Few countries have as extended and vigorous a history of nationalism as Vietnam, an almost secular resistance against foreign domination: This resistance of communal integrity is what PL in effect denies as it condemns the nationalist aspect of this war.

PL wants to ignore the objective local conditions, causes and aims of the war, and impose its ends over those of the Vietnamese people. The French Communist Party too wanted to ignore nationalism: What were the Algerians to say to a marxist who told them their independence would be won in Paris not in Algeria?

The revolutionary duty to criticize presupposes an ability to understand.

It is sad that the radicals should be so primitive and rural in the society that is at the vanguard of international capitalism. When will they break out of this ivory tower, “an old rotten tooth”?

There is a certain complacency no doubt in the knowledge that one is living at the heart of the problem. Knowing oneself to be at the vanguard of the vanguard inevitably fosters racist temptations, now expressed as provincialism.

Responsibility Greater

These people’s responsibility is greater because they are in the most important country, and begins with giving up parochial perspectives.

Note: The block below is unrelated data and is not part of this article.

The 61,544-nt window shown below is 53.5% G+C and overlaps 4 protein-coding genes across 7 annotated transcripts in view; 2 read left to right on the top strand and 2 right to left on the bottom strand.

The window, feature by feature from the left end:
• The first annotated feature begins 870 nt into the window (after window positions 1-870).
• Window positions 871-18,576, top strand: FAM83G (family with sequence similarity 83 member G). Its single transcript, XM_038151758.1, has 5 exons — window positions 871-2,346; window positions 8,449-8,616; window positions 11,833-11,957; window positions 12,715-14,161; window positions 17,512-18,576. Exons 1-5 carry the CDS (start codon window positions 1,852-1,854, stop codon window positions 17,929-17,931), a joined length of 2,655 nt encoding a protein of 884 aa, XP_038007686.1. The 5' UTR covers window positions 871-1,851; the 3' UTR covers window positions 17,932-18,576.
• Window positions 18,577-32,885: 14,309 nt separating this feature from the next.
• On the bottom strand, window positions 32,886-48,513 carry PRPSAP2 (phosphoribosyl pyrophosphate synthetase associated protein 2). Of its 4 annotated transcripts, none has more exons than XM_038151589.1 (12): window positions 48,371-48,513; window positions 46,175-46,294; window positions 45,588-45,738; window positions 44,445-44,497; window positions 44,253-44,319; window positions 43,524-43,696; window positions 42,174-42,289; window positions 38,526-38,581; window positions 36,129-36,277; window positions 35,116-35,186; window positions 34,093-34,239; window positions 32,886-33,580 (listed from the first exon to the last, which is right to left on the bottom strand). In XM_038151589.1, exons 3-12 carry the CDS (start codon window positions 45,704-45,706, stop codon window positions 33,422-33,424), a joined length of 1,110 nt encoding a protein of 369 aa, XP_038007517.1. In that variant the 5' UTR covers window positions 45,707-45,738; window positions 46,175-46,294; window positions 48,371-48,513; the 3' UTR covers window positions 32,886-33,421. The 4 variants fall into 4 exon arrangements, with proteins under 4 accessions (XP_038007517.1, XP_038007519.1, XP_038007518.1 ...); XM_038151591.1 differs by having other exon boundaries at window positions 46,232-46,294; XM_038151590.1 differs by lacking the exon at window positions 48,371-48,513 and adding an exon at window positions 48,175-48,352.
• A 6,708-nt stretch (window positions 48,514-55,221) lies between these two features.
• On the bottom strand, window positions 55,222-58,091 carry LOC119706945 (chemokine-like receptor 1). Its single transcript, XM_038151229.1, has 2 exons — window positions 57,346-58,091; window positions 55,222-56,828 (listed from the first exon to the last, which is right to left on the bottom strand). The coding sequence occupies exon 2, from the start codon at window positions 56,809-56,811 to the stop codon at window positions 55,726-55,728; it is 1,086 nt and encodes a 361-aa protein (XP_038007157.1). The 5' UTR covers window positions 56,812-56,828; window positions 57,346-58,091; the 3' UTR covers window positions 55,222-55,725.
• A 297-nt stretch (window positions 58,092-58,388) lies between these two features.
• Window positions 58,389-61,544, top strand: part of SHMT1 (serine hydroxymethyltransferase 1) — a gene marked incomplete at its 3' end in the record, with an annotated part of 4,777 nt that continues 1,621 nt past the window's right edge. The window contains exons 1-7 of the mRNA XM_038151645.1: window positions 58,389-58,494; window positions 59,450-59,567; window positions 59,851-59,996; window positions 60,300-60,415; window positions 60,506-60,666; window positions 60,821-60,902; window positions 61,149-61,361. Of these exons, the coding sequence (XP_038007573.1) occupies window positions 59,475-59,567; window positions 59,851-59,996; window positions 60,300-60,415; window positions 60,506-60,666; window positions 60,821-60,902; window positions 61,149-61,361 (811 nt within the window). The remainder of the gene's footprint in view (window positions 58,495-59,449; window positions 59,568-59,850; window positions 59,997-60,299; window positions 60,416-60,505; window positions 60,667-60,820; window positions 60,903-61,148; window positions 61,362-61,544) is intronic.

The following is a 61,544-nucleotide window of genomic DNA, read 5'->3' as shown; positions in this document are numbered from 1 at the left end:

Even PL’s doctrine seems to imply a practical imperative to channel all energies into the internal US scene: This is strategically justified yet there is there the prejudice similar to that of Marx and Engels towards Germany and the “Western European” proletariat in general. Lenin proved them wrong; as he proved PL wrong on nationalism by rallying the nationalistic movements to the revolution against czarism.

One final remark: People were apparently disturbed by what they thought to be quasi-racist overtones in Malik’s statement that he is from the Third World and does know better. That evening, the fact did seem to be that only he knew what goes on in the Third World, as when arguing for nationalism against PL. Besides, as said, there is an anti-authoritarian justification for such a statement. Malik is no racist.

What he was doing was pointing out the ignorance of the people who were there and the irresponsibility of their statements. A proverb says, “When a man points at the moon, the fool looks at the finger.”

(T. H. Andre is a graduate student in Economics.)